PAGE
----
Hospital nurses could soon be wearing uniforms brushed with tiny copper nanoparticles to reduce the spread of bacterial infections and viruses, according to researchers from Manchester University. Working in collaboration with colleagues in China, they have created a “durable and washable, concrete-like” composite made from antibacterial copper nanoparticles and have also developed a way of binding it to wearable materials such as cotton and polyester.
Involving parents in intensive care helps infants and nurses
Involving parents in the care of premature babies not only improves their wellbeing but may also reduce conflict with staff and boost nurses’ job satisfaction, according to a study. It suggested there were multiple benefits to involving them in delivering direct care, from participating in ward rounds to giving medicine, rather than viewing them simply as visitors.
Early access to palliative care linked to better quality of life
Patients with advanced cancer have a better quality of life in the weeks before they die if they receive palliative care early on, according to a Leeds University study involving 2,479 adults. It found a longer period of palliative care was associated with fewer emergency admissions and hospital deaths, better access to opioids and less aggressive anti-cancer treatment close to death.
Major review reveals most and least effective antidepressants
Antidepressants are more effective than placebo for the short-term treatment of acute depression in adults, a study led by UK researchers has confirmed. The analysis of 522 trials involved a total of 116,477 participants and compared 21 commonly used antidepressants. It concluded that all the drugs were more effective than placebo, but with effectiveness ranging from small to moderate.
Pregnant women with hypertension can ‘safely monitor at home’
Pregnant women with hypertension can ‘safely monitor at home’
Pregnant women with hypertension can safely monitor their blood pressure at home instead of going into a hospital or clinic, according to researchers at St George’s University Hospitals Foundation Trust. They found home monitoring reduced the number of hospital visits required but without increasing the risk of adverse maternal, foetal, or neonatal outcomes.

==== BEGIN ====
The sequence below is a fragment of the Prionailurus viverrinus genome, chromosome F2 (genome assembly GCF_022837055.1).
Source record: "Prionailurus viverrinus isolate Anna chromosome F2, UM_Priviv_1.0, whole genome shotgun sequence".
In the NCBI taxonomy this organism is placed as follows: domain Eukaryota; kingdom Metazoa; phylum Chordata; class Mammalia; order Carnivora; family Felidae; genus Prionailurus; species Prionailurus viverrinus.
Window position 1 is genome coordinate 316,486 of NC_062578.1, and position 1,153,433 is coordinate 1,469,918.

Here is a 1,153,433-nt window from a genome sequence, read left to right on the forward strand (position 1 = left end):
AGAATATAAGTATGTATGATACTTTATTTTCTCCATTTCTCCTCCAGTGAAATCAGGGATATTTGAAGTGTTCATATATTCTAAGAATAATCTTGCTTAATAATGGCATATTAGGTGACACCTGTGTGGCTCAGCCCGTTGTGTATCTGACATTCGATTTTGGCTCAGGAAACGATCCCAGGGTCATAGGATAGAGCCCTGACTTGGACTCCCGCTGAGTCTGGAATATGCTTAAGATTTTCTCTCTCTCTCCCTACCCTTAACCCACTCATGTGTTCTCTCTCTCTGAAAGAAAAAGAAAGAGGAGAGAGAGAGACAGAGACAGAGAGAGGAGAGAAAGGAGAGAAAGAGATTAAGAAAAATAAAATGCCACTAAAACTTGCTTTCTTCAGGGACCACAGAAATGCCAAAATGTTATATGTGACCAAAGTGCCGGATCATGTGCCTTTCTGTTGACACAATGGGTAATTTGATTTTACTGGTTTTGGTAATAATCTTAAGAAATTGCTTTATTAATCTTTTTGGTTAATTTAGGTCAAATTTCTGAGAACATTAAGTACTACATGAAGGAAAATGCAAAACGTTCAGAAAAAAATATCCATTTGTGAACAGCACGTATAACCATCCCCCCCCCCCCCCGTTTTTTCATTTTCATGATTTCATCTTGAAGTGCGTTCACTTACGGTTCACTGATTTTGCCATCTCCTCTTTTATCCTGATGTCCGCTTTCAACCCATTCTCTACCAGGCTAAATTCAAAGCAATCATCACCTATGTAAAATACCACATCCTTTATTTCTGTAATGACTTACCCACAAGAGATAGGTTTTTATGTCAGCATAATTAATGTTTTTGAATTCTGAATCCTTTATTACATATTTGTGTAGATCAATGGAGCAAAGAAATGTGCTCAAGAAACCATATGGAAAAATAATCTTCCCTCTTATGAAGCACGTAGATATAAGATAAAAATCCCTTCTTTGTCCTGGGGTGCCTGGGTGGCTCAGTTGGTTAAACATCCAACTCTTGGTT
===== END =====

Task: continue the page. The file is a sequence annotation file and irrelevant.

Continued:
Short-term use of type of IV device is ‘common but risky’
Peripherally inserted central catheters
Peripherally inserted central catheters (PICCs) are commonly used for five days or less when they should be reserved for long-term use, according to US researchers. They noted that over the past decade PICCs had become the “go-to device” for intravenous care. But they found that one in every four times a PICC was inserted, the patient did not need it long enough to justify the potential risks.
Short-acting asthma relievers linked to fertility problems
Woman using her asthma inhaler
Women with asthma who only use short-acting asthma relievers take longer to become pregnant than other women, according to an international study, including UK patients. Researchers found women using short-acting beta-agonists took 20% longer to conceive on average.
Nurses who clean the most may be at respiratory risk
infection control washing cleaning mop floor
Women who regularly use cleaning sprays or other cleaning products at work appear to experience a greater decline in lung function over time than women who do not, according to researchers, who estimated it was “comparable to smoking somewhat less than 20 pack-years”. They suggested it was caused by the repeated irritation that chemicals had on the mucous membranes lining the airways.
Asthma inhaler batches recalled due to dose delivery problem
Three lots of asthma inhalers manufactured by Glaxo Wellcome UK are being recalled. It refers to two batches of Ventolin (salbutamol) 200mcg Accuhaler devices and one batch of Seretide (salmeterol xinafoate, fluticasone propionate) 50/250mcg Accuhaler. The affected lots are 786G, 754P and 5K8W.